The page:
The Immutable Characteristics of the Oratory, Part 2: Charity, the Only Bond
We noted last week that there are two essential characteristics of Oratorian life: 1) common life without vows, founded on the bond of fraternal charity, and 2) the autonomy of each Oratorian house. Having addressed how Oratorians live in community without taking vows, we now turn to the means for this form of life to flourish: fraternal charity.
"The Congregation follows the primitive Christian
community in that its characteristic power consists not in the multitude of its members, but rather in mutual
knowledge - whereby there may be regard for the well-known faces - and in the true bond of love, by which those who are of the same family may be bound together through the practice of daily customs.”
Constitutions of the Confederation of the Oratory, n. 11
As St. Philip did, Oratorians look to the early Church for inspiration. The ideal of the post-Pentecost community united in the bond of charity, worshipping together, supporting each other, and evangelizing, is expressed in the famous passage in the Acts of the Apostles (2:42-47). Having experienced his own “Pentecost”, St. Philip shows his spiritual sons that it is still possible to live this way.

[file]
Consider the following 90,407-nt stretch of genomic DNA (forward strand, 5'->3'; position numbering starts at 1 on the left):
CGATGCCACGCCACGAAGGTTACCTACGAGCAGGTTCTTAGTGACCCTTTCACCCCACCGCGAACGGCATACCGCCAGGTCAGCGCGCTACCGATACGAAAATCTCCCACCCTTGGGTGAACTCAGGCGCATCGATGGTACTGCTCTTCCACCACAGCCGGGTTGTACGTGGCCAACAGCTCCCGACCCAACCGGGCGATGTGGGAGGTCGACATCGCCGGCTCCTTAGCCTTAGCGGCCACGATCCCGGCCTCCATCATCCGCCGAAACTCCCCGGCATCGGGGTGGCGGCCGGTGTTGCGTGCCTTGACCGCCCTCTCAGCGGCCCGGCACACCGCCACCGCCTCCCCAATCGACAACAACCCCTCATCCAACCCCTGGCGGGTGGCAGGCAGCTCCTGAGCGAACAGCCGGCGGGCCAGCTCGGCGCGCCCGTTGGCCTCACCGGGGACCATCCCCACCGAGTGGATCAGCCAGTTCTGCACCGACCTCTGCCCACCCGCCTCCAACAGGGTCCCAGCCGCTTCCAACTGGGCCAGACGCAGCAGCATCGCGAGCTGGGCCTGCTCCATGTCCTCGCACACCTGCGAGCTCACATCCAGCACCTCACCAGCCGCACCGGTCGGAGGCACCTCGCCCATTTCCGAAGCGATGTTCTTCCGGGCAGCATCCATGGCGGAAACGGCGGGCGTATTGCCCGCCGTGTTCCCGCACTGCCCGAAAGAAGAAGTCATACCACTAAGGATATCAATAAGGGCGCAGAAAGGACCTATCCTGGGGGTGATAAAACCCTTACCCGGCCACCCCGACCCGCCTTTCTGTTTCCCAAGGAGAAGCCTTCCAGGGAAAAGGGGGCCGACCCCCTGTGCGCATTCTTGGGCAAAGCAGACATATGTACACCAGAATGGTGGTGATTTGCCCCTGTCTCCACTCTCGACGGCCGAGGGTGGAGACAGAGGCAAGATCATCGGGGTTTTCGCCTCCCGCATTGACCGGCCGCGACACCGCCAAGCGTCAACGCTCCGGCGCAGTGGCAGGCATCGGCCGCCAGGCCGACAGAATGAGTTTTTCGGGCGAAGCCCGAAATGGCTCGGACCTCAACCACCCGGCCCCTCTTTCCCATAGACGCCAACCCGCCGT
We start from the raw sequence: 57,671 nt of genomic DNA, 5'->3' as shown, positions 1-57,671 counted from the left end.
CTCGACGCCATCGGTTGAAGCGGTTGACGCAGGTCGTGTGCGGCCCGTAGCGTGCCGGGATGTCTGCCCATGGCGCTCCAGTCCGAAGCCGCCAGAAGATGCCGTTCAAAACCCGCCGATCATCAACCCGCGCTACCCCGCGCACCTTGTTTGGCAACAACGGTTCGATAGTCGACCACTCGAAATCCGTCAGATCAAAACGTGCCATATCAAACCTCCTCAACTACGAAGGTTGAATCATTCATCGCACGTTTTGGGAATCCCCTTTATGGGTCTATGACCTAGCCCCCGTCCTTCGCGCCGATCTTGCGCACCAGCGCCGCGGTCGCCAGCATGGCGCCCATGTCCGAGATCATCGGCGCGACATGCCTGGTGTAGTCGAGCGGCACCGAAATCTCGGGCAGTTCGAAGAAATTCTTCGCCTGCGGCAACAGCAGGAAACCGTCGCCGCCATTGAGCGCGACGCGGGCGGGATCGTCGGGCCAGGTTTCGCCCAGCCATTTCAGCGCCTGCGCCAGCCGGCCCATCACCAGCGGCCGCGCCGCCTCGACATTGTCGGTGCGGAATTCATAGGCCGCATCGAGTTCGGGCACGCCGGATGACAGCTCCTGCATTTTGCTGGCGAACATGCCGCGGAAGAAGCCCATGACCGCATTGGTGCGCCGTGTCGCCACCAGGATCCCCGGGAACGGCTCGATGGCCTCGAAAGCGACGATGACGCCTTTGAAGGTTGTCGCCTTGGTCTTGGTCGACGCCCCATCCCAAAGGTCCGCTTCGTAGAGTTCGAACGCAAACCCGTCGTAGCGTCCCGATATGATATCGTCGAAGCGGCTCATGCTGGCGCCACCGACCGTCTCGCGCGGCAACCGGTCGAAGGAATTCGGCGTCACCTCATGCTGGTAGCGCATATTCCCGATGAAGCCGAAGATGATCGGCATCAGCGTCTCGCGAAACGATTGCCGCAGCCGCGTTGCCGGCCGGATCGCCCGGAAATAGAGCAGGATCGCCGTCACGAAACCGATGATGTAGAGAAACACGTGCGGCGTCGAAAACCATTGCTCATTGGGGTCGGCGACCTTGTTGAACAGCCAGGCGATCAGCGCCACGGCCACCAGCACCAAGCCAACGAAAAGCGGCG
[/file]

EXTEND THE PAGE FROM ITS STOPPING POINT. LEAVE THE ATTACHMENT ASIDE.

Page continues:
Oratorian communities, with a few notable exceptions, tend to be small. This is necessary in order to know each other well, to develop and maintain relationships as brothers. It is impossible to do this with very many people at once, so the ideal size of an Oratory is probably about 7-8 members, no more than a dozen.
Since Oratorian houses are autonomous and do not transfer members (the topic of next week’s article), it becomes possible for the members to forge a real family life by living, praying, eating, and working together over the years. Strengthened in brotherly love, bolstered by mutual support and encouragement, Oratorians then venture forth, striving after holiness and working with apostolic zeal.
Note: This article is part of our ongoing series on St. Philip Neri and the Oratory, in celebration of the 500th anniversary of the birth of St. Philip.
Please direct any questions or comments to Fr. Jeff.